Most of today’s working time was spent on writing for “The making of a great painting” (Module 2), but today is also the start of sonnet 81 painting; the “underpainting day”.
Or I shall live your epitaph to make,
Or you survive when I in earth am rotten,
From hence your memory death cannot take,
Although in me each part will be forgotten.
Your name from hence immortal life shall have,
Though I, once gone, to all the world must die:
The earth can yield me but a common grave,
When you entombed in men’s eyes shall lie.
Your monument shall be my gentle verse,
Which eyes not yet created shall o’er-read;
And tongues to be your being shall rehearse,
When all the breathers of this world are dead;
You still shall live, such virtue hath my pen,
Where breath most breathes, even in the mouths of men.
A rare occasion when the modern reader is also a character of the poem: we are these eyes not yet created, we are these tongues to be. The promise of immortality — or at least of a life well beyond the usual human limitations — is thus apparently upheld by the very fact that this poem is still being read and rehearsed. With one caveat: this is Shakespeare’s immortality, not anyone else’s. Not his young friend (or lover, or patron) — the assumed addressee of the sonnet (unless, of course, we decide to count the centuries-long fascination with his true identity as a kind of immortality).
It’s not the first time in the sequence its author promises immortality-through-art to its addressee, but this is the first time — as far as I recall — that this promised immortality is so explicitly opposed — twice! — to the author’s own mundane mortality (the earth can yield me but a common grave). It is this opposition that makes the poem’s promise an apparent lie.
This contradiction puzzles the mind, and suggests — to me at least — that the superficial reading (a poet addressing someone) is wrong. There must be something else going on here: the first, conventional interpretation just doesn’t work — and there are two more aspects of the poem that make it fall apart.
First, the opposition between the listener’s immortality and the speaker’s mortality is introduced by although and though — as is their mortalities (or immortalities) are expected to be intrinsically linked to one another. Well, they are, in a sense — insofar as a poem’s immortality and the poet’s immortality are essentially the same thing. But that’s what this poem is denying. And secondly — it’s the name of the listener that the sonnet is supposed to immortalise (your name from hence immortal life shall have). But the name of a young man is never even mentioned — not here, not elsewhere in the sequence! Dante might have immortalised the name of his Beatrice, and Petrarch, the name of his Laure — but Shakespeare left the name unnamed!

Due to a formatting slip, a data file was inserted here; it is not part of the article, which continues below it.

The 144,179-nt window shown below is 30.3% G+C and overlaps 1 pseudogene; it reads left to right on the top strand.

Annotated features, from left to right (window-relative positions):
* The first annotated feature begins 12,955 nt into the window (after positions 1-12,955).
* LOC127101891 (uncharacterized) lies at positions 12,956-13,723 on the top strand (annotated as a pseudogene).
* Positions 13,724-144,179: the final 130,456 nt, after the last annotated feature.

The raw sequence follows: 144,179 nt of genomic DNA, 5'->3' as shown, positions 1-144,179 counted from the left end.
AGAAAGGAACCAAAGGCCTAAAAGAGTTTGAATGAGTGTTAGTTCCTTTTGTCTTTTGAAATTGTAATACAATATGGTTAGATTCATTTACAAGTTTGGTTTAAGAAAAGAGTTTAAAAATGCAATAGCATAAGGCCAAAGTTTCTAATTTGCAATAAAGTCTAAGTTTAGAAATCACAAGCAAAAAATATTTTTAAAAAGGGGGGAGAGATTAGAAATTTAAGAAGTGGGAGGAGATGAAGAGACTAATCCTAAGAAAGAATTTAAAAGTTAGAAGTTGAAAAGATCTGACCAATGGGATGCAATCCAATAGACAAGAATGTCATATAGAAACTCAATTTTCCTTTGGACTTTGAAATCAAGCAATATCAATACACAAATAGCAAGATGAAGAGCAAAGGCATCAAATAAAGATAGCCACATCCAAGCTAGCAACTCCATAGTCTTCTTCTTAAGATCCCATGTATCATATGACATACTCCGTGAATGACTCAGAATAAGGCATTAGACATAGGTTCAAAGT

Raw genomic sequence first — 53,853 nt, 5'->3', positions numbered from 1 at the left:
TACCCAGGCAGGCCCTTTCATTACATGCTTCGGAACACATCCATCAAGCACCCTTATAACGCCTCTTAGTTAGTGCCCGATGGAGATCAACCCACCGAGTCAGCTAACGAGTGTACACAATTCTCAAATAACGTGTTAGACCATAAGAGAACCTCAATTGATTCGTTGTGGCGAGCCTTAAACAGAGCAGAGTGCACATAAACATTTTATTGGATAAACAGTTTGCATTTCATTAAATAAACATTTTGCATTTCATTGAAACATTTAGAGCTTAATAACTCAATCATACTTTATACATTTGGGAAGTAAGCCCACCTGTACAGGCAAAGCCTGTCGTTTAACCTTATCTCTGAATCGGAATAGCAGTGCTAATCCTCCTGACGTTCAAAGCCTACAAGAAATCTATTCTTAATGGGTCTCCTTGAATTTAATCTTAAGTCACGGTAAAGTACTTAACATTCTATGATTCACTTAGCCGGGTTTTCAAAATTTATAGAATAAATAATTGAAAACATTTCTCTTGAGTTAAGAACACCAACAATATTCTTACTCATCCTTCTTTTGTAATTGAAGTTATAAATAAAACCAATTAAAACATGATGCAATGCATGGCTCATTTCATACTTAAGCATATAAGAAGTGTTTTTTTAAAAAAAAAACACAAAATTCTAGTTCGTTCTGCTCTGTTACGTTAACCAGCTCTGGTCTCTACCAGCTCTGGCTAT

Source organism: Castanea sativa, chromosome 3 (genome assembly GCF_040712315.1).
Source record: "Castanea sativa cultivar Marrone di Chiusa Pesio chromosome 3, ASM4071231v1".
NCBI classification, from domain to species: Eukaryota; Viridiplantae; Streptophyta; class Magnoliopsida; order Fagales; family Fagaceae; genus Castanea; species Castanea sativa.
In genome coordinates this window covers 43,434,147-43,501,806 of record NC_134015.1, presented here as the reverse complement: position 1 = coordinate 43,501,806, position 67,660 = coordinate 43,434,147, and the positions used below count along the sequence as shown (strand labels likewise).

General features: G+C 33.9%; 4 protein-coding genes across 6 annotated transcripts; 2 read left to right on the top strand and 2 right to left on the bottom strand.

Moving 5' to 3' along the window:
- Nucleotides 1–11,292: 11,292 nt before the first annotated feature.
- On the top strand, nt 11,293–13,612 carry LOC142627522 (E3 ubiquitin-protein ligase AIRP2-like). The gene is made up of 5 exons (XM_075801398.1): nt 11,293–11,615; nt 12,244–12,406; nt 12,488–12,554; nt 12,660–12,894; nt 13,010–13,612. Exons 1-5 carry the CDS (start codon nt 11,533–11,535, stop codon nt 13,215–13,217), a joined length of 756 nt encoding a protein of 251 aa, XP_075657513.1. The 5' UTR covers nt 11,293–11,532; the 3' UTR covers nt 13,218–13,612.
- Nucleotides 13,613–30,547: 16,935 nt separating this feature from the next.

And that’s why I cannot believe this poem is (a part of) a conversation between the poet and his beloved. In some way, it must be a conversation between two different “selves” of the poet (momentarily, the mind is tempted by the idea of alternative authorship: one person’s verse is immortalising the name of another).
“Two selves” might sound like introducing too much modernity into Renaissance poetry, and this well may be so. But, after all, that’s the point of immortality — Shakespeare holds a mirror up to everyone, and I am no exception. But I don’t think so, not in this case, because of the context of this poem in the sequence: the context of a relationship between a poet and his muse. This context, I beleive, offers a key to this puzzle.
The painting — as I see it now, and as I started it today — will work on the opposition between earth and air (picking up the theme of “breathing”, and the implied link between breathing and inspiration). It continues to explore the painterly contrast between cubism and Turner, and, I hope, will strengthen it (compared to previous sonnet paintings). It’s the opposition between straight lines and a circle, between harsh edges and subtle variations of colour.